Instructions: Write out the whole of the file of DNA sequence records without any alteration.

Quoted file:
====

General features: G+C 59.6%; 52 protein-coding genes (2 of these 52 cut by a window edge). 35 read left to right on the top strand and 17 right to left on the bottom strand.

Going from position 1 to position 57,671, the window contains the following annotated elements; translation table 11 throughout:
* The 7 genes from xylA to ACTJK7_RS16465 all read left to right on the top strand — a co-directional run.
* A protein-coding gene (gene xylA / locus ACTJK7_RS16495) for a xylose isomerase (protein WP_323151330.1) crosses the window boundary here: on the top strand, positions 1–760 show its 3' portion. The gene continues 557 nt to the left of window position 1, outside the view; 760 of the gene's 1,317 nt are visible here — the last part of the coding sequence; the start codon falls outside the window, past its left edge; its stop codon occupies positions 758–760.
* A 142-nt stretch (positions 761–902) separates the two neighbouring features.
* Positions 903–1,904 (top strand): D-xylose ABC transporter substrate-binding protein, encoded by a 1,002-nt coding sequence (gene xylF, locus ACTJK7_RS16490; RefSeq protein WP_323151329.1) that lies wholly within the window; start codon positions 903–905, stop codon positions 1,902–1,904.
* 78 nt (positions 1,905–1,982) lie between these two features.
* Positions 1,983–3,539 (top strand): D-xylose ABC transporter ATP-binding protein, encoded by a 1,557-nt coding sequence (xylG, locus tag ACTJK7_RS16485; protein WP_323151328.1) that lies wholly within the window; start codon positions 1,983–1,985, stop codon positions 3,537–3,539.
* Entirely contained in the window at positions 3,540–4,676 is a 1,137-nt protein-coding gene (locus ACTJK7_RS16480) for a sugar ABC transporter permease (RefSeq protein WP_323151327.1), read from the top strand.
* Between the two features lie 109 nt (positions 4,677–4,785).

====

General features: G+C 59.6%; 52 protein-coding genes (2 of these 52 cut by a window edge). 35 read left to right on the top strand and 17 right to left on the bottom strand.

Going from position 1 to position 57,671, the window contains the following annotated elements; translation table 11 throughout:
* The 7 genes from xylA to ACTJK7_RS16465 all read left to right on the top strand — a co-directional run.
* A protein-coding gene (gene xylA / locus ACTJK7_RS16495) for a xylose isomerase (protein WP_323151330.1) crosses the window boundary here: on the top strand, positions 1–760 show its 3' portion. The gene continues 557 nt to the left of window position 1, outside the view; 760 of the gene's 1,317 nt are visible here — the last part of the coding sequence; the start codon falls outside the window, past its left edge; its stop codon occupies positions 758–760.
* A 142-nt stretch (positions 761–902) separates the two neighbouring features.
* Positions 903–1,904 (top strand): D-xylose ABC transporter substrate-binding protein, encoded by a 1,002-nt coding sequence (gene xylF, locus ACTJK7_RS16490; RefSeq protein WP_323151329.1) that lies wholly within the window; start codon positions 903–905, stop codon positions 1,902–1,904.
* 78 nt (positions 1,905–1,982) lie between these two features.
* Positions 1,983–3,539 (top strand): D-xylose ABC transporter ATP-binding protein, encoded by a 1,557-nt coding sequence (xylG, locus tag ACTJK7_RS16485; protein WP_323151328.1) that lies wholly within the window; start codon positions 1,983–1,985, stop codon positions 3,537–3,539.
* Entirely contained in the window at positions 3,540–4,676 is a 1,137-nt protein-coding gene (locus ACTJK7_RS16480) for a sugar ABC transporter permease (RefSeq protein WP_323151327.1), read from the top strand.
* Between the two features lie 109 nt (positions 4,677–4,785).